Don’t optimize for top speed

This is not obvious if we just react to how we feel about being passed, especially close-passed, but if you are merely bumped by a passing car or truck and lose control, higher speed is not on your side.  You can also see this by looking at relative trip risk between motorcycles and bicycles; the per-trip risk of death on a motorcycle is TWENTY-FIVE TIMES HIGHER, despite the louder pipes, despite the brighter always-on headlights, despite the greater mass and stability of the motorcycle, despite the better and in-most-states legally-required helmet.  There is a speed somewhere between typical bicycle speed and typical motorcycle speed at which adding speed makes things more dangerous, not safer.  It might not be a very high speed, maybe as low as 25mph, maybe a little less.  I think it is telling that European E-bikes are assist-limited to 15mph; the Europeans are much better at road safety than we are, and they chose 15mph, not 20mph.

Higher speeds hurt in several ways:

  • Drivers aren’t expecting bicycle speeds above 15-20mph; they will be surprised, perhaps angry, perhaps unsafe.  You will have a better experience at a slightly lower speed.
  • Crashes get much worse between 15, 20, and 25mph.
  • Stopping distances increase dramatically with speed, even bicycle speeds.  My best-case stop at 15mph (0.6s reaction time, 0.5g braking) is 28 feet; at 23mph, it’s about about double that.  Braking more sedately (0.25g, a skidding rear wheel), 15mph results in a 43 foot stop, 20mph needs 71 feet, 23mph needs 91, and 25mph, 106.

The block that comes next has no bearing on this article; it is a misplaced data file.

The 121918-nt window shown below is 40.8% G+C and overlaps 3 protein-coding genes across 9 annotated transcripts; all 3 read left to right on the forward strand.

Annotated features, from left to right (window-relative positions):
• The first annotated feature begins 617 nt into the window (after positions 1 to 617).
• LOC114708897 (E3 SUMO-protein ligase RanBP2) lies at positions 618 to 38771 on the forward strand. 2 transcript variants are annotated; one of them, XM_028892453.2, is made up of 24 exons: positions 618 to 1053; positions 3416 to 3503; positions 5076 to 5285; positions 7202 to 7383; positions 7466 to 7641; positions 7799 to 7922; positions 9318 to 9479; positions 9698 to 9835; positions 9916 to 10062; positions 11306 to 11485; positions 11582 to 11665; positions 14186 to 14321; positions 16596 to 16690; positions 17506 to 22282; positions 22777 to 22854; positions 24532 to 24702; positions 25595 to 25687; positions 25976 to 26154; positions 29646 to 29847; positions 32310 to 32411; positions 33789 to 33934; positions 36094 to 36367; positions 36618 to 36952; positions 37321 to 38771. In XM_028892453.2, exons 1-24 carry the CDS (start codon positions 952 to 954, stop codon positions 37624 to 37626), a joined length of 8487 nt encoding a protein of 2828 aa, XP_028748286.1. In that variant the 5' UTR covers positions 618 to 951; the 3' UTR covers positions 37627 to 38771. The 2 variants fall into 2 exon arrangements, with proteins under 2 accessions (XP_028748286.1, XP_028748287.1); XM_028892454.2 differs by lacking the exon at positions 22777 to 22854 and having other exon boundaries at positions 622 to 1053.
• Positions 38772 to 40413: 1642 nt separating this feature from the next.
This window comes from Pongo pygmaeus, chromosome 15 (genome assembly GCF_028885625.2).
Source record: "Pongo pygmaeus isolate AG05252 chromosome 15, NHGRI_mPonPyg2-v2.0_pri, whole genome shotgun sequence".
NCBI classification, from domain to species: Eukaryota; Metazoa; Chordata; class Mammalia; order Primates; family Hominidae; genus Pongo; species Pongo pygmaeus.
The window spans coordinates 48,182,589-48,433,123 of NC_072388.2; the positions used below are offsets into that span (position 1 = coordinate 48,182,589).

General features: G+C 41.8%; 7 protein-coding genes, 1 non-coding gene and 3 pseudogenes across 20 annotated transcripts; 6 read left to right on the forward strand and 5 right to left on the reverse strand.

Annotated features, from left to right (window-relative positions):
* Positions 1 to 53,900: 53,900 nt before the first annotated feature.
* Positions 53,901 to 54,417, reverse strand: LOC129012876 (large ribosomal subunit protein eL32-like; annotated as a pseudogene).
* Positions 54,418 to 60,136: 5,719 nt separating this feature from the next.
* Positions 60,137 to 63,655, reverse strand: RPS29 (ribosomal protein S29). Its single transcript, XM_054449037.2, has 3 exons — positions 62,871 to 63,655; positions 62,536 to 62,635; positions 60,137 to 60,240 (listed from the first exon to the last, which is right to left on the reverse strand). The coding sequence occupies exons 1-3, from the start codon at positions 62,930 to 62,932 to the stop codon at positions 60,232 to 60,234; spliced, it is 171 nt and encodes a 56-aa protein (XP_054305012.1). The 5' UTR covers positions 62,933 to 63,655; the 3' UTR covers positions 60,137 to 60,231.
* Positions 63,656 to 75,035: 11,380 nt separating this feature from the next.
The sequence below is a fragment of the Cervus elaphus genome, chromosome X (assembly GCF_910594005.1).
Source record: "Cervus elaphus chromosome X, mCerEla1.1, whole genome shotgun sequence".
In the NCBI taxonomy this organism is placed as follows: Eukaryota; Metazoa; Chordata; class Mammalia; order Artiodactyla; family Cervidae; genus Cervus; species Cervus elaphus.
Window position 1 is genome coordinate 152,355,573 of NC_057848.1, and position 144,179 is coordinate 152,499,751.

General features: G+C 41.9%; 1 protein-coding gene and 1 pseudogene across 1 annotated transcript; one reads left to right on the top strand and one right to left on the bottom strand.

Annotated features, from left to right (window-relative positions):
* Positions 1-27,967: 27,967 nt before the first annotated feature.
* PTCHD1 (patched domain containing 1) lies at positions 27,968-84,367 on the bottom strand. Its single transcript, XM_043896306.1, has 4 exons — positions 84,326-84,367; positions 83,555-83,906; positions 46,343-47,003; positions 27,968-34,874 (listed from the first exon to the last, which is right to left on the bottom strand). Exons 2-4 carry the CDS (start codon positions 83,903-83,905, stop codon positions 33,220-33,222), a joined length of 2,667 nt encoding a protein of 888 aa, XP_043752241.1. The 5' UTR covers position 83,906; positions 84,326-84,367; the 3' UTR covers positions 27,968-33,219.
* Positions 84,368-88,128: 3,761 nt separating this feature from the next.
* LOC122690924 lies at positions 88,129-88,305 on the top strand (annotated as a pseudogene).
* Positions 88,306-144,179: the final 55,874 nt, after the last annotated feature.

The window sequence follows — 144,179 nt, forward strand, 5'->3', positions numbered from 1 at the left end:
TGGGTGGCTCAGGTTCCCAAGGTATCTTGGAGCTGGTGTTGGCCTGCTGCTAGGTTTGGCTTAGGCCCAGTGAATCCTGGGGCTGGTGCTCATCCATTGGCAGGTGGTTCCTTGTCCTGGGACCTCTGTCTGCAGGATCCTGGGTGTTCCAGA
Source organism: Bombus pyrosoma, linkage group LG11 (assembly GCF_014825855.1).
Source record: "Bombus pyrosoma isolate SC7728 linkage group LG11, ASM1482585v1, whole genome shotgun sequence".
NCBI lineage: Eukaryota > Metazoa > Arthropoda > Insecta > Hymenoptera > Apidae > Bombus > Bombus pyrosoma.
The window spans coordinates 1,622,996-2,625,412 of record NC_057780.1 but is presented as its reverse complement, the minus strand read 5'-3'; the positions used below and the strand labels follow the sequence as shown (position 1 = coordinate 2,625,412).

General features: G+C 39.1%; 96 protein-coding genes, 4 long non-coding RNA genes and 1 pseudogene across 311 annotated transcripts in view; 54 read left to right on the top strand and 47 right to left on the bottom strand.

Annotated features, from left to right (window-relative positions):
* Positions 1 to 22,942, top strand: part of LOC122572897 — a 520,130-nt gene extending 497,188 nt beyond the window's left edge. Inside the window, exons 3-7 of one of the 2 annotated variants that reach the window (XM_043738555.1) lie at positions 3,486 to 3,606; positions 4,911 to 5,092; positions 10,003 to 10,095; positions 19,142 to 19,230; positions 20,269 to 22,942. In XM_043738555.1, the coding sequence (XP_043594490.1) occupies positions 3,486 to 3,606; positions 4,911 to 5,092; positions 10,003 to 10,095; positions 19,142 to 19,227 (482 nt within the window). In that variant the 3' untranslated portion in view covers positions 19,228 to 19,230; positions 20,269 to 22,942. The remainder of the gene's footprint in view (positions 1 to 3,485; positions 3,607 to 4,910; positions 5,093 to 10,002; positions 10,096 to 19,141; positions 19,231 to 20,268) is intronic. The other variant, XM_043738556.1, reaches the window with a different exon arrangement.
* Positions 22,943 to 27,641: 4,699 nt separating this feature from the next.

• That stopping distance is the minimum you need to scan for surprises; you can do a much better job of that when it’s 30 feet, than 60 feet.
  • Resist the urge to attain maximum speed down a hill.  Instead, bust your ass on the way up (on a commute, that produces the maximum time savings for a given amount of sweat) and rest and recover coasting downhill. But beware “workout brain” clouding your judgement after a hard hill climb. (Yes, this is a real thing.) 

“The part about speed is good, the analogy to motos is great and you should press the point about ebikes more IMO.

I disagree that drivers aren’t expecting bikes to go above 15-20mph, I think it’s more like 10-15 just based on interactions. ¯\_(ツ)_/¯”

Identify and avoid bad roads and dangerous vehicles

  • Multilane roads are a bad idea.  Drivers are more distracted because there is more going on, some of them will use the second lane to drive fast and/or accelerate unpredictably.
  • Door zone bike lanes in non-residential areas are a bad idea;
    Door zone bike lanes in permit-parking-only are less risky;
    Pay attention to folded-in mirrors (good), lit brake lights (bad), Uber/Lyft stickers (bad), and taxis (bad) and cars with New York “T&LC” limo plates (very bad);
    Riding fast in the door zone is a bad idea.
  • Trucks with large exposed wheels are deadly.  If you don’t feel comfortable with one approaching, leave the road.  Don’t depend on the driver, their truck is not designed for your visibility or your safety, they may not see you (and that’s certainly what they’ll claim if they hit you, and the police will believe them).  Yes, the whole situation is completely appalling, European regulations make big trucks somewhat safer, but in this country we have other priorities.

If you got this far, thank you for your patience.

One Response to “How to bike in Cambridge and Somerville (and perhaps other places)”

  1. Mike Kupfer Says:

    This is a good set of recommendations for biking *anywhere*.